Unaccompanied juveniles in the Juvenile Program are required to go before the immigration courts to present their cases. The court proceedings are the responsibility of the Executive Office for Immigration Review (EOIR) but are initiated by INS at the outset of the juvenile's custody. For several reasons, few juvenile cases before the immigration courts are completed while the juveniles are still in custody. After juveniles were released from custody, 68 percent failed to appear for their hearings. Legal services available for juveniles in custody are limited, hearings on the merits of cases are frequently postponed until after release of the juveniles, and in two locations hearings for juveniles in shelter care were not scheduled expeditiously.

The law does not provide for legal representation at government expense for alien juveniles. However, EOIR is actively involved in developing sources of pro bono legal aid. The other reasons for delay are, for the most part, the responsibility of EOIR. To the extent that problems in the process affect juveniles in INS custody, the INS and EOIR should follow-up on discussions already begun to find effective mutually agreeable solutions.

The report contains 28 recommendations to address the issues we identified during our review.




edit on 21-6-2018 by Xcathdra because: (no reason given)

edit on 21-6-2018 by Xcathdra because: (no reason given)

edit on 21-6-2018 by Xcathdra because: (no reason given)



posted on Jun, 21 2018 @ 01:20 AM
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a reply to: Xcathdra

Once again. That is about unaccompanied minors.

It does not address minors who are with their parent(s). It does not say that such minors must be separated from their parents. It does not say that parents cannot be transported with their children. It does not say that parents and children cannot be detained together. It does not say that facilities to accommodate family detention cannot be established.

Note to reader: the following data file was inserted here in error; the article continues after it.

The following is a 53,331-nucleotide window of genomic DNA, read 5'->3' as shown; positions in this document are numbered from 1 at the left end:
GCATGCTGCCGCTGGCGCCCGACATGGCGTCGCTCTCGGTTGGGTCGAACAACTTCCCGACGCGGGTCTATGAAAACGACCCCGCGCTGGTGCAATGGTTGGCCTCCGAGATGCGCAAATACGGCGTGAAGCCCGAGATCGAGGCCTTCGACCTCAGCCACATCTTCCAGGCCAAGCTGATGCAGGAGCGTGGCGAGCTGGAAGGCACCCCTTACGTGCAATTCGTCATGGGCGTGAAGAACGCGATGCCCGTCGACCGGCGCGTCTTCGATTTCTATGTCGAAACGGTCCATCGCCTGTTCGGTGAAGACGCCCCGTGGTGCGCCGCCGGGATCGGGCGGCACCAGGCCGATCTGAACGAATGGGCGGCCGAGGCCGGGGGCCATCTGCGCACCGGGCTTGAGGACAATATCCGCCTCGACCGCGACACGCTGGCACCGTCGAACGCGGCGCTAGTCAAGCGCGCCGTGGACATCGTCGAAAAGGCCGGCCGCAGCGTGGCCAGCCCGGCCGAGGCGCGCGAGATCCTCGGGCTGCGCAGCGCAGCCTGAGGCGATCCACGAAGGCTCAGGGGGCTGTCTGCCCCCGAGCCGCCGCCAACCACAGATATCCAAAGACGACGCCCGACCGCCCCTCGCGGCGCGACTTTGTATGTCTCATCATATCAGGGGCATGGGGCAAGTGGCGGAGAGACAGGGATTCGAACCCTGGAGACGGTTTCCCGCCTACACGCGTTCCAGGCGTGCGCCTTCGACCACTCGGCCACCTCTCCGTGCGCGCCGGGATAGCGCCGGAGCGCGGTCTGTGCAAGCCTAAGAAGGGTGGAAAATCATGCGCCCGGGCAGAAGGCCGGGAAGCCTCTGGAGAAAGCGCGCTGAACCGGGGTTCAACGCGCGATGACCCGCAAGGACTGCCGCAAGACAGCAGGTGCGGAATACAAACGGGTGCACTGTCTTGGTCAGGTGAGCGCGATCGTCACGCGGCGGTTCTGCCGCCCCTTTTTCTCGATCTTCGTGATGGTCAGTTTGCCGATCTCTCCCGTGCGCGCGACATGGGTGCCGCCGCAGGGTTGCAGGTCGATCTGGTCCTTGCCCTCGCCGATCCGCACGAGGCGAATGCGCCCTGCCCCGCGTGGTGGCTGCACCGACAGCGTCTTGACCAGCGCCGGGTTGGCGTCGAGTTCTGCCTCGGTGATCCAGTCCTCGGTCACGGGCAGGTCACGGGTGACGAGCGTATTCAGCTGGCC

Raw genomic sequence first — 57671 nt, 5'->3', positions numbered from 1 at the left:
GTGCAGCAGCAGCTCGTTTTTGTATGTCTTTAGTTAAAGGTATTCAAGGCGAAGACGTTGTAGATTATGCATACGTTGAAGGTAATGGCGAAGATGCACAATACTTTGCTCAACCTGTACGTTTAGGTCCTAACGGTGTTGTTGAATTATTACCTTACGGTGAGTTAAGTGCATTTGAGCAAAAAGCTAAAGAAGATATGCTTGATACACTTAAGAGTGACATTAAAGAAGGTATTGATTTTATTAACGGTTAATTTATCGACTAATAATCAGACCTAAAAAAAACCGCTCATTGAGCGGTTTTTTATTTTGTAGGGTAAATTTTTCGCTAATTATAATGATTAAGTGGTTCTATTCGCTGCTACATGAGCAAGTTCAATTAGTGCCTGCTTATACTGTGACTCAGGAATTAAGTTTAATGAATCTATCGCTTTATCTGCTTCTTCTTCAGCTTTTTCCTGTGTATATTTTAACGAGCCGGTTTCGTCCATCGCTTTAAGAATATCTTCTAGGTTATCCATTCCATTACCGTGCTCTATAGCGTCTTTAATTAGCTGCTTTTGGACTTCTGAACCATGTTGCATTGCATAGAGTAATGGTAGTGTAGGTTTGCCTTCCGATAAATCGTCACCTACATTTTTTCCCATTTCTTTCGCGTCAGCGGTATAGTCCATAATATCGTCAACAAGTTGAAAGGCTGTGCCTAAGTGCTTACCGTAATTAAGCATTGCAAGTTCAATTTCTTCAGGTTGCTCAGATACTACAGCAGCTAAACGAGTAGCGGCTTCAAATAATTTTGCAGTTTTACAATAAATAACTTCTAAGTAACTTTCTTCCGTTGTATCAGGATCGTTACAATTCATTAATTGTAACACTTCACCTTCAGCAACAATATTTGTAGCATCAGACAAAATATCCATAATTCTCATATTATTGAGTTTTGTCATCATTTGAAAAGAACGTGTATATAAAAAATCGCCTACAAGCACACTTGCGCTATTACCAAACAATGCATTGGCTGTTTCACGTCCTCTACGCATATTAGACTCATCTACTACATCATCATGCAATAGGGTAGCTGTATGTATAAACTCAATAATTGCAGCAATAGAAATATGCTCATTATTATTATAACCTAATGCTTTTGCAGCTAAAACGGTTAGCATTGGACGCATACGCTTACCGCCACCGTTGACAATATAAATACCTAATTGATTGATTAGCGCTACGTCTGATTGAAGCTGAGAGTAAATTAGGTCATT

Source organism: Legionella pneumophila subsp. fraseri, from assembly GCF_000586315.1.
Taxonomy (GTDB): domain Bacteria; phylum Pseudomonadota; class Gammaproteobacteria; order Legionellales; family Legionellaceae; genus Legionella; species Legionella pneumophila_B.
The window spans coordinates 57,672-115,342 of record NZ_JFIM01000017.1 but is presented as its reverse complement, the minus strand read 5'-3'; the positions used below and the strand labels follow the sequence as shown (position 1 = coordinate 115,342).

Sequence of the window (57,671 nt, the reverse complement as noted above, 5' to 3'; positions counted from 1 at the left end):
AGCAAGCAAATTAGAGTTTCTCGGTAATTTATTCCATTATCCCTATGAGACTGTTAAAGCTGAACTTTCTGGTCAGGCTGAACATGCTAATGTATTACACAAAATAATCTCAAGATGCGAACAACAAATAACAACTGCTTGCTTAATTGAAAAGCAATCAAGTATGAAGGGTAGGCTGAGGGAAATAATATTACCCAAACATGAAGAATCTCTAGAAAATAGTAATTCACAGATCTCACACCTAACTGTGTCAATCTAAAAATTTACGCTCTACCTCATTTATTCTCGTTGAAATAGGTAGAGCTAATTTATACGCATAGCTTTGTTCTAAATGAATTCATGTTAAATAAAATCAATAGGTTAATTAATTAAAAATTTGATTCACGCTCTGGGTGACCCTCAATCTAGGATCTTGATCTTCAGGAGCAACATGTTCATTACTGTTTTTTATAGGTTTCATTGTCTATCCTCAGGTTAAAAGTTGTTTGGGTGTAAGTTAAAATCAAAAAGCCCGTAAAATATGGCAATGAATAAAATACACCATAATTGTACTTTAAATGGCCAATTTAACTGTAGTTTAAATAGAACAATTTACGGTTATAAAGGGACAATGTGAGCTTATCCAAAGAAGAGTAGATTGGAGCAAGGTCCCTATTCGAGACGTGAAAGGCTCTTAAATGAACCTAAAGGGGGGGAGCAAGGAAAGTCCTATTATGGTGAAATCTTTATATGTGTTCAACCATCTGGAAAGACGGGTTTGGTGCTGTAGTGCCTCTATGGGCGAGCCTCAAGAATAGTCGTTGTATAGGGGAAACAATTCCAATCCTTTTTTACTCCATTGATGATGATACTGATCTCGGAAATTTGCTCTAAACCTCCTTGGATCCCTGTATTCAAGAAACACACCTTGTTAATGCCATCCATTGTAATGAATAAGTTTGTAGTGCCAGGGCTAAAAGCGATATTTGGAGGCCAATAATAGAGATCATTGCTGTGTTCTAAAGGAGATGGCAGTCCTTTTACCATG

But that is, indeed, how the Trump administration chooses to interpret it. Contrary to prior administrations. It also makes a great deterrent, don't you think? It also means that Congress really has to get that wall built. Don't you think?

3D chess with babies as pawns.

edit on 6/21/2018 by Phage because: (no reason given)



posted on Jun, 21 2018 @ 01:20 AM
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originally posted by: Phage
a reply to: Xcathdra
Simple, remove them from their parents.
Viola! They are now unaccompanied.




Then maybe their parents should have went to a port of entry and request asylum so they wouldnt be separated from their children.

Viola.. parents and kids stay together while they go thru the process.



posted on Jun, 21 2018 @ 01:23 AM
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a reply to: Xcathdra




Then maybe their parents should have went to a port of entry and request asylum so they wouldnt be separated from their children.
Some have tried and been rejected. But what's the point? Sessions said no, asylum means this, not that. Sorry, we can't help you. No point in applying.